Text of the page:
It was a night the Yellows glowed, the Blues became, well, blue, and the Blacks and Greens surprised even themselves.
The LibDems unexpectedly took control from the Conservatives in Teignbridge. There was a big shift to an Independent/East Devon Alliance in East Devon, and the Conservatives lost big to the Independents in Torridge and to the LibDems in Bridgewater & North East Somerset, North Somerset and the newly combined Somerset West and Taunton Council.
Where Conservatives won most seats, they still lost overall control – such as in Mid Devon, which is now forming an Independent-led Independent/LibDem coalition – and lost their Leader’s seat in West Devon.
North Devon Conservatives will only prevent a LibDem majority if they win in the Chittlehampton vote which has been delayed until June due to the death of the Independent incumbent councillor. However, the Conservatives did take majority control of the new unitary authority of Dorset Council.
A few seats stayed the same colour: the LibDems retained South Somerset, the Conservatives held Sedgemoor, and Labour held in Plymouth and Exeter, although the latter lost city centre control.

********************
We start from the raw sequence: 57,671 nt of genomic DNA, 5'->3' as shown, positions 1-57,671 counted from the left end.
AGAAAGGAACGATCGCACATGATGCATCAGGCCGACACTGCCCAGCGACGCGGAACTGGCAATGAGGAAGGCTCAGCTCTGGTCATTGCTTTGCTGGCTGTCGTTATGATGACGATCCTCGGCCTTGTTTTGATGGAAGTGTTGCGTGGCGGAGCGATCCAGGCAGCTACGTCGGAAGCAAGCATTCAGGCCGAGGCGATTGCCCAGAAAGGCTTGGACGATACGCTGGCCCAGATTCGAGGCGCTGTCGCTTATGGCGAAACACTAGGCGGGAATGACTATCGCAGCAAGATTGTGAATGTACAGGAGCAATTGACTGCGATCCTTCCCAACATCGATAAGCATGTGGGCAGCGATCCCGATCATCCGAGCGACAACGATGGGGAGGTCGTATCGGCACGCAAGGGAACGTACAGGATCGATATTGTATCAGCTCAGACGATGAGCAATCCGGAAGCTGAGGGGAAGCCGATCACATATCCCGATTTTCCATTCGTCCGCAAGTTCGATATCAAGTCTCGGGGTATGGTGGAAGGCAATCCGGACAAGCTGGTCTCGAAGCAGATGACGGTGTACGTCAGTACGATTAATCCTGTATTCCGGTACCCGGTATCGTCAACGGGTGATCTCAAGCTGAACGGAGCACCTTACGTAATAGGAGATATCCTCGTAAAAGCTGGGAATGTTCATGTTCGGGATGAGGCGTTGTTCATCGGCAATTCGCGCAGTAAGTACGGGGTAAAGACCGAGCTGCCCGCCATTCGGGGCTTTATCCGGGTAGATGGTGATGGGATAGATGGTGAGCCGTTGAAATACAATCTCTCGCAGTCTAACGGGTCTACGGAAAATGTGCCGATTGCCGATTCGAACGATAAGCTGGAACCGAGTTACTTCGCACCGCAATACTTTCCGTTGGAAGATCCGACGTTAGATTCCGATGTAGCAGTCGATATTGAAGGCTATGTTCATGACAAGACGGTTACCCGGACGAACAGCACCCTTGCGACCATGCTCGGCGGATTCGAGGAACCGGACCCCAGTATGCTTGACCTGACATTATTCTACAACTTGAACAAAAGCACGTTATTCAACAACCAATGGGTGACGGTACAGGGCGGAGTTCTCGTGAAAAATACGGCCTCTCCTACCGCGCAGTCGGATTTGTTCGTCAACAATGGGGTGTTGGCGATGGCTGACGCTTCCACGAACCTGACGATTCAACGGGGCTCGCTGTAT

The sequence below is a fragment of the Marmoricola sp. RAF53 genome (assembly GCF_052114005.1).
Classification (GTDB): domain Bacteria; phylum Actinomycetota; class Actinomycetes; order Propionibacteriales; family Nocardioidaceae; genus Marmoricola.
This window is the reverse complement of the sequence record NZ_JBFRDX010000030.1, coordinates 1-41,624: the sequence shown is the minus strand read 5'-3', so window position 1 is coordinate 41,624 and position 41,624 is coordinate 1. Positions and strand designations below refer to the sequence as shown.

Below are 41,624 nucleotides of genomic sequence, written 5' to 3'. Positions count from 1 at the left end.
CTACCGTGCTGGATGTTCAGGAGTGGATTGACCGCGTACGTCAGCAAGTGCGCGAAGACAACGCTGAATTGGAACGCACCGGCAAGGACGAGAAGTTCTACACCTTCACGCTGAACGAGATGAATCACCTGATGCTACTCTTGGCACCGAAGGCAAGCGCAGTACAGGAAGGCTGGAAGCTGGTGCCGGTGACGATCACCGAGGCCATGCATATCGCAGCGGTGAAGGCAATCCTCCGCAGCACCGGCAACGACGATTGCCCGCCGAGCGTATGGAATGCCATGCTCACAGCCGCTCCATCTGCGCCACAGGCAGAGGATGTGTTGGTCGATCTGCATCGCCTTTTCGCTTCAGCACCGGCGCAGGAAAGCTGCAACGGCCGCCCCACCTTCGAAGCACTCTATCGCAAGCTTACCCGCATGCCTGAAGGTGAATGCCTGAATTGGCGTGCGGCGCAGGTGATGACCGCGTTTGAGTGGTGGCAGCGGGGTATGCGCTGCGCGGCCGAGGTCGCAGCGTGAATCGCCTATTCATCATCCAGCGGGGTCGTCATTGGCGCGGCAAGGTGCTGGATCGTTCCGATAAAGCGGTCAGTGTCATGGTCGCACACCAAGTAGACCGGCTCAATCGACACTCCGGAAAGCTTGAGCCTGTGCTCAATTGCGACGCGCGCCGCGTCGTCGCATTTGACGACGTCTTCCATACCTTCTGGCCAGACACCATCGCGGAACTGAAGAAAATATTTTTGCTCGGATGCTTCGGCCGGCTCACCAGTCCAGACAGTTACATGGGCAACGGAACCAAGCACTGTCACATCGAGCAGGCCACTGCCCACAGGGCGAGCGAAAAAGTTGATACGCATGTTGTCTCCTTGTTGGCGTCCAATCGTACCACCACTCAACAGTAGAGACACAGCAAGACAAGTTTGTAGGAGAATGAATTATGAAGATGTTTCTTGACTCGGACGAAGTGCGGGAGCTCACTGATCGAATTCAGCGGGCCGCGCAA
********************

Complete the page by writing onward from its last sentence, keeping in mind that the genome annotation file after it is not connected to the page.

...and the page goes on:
Torbay has a hung council of Con 15 seats (lost 3), Lib Dem 13 (gained 6), Independents 8 (lost 2), (UKIP lost 1) – which won’t make its transition from a mayoral to cabinet system any easier.
So what does all this mean for the South West? After recent political shenanigans we’d be fools to put money on too much, but we do expect the Greater Exeter Strategic Plan to be seriously delayed, if not dropped altogether, and delays to other local and neighbourhood plans as the huge population of newbie councillors ride a sharp learning curve.
In the development arena, we expect emboldened rejection of Westminster housing targets, increased rejection of officer recommended applications, and a consequent increase in appeals.
On the strategic planning front, we can expect ‘green agendas’ and ‘social missions’ to come to the fore, with climate change, zero carbon and community-first commitments being made by all councils. That said, the cynics in us suspect that battle-weary officers will work hard behind the scenes to influence timescales so that such aspirations are put into the long grass, allowing them to try, at last, to get back to the business of the day to day.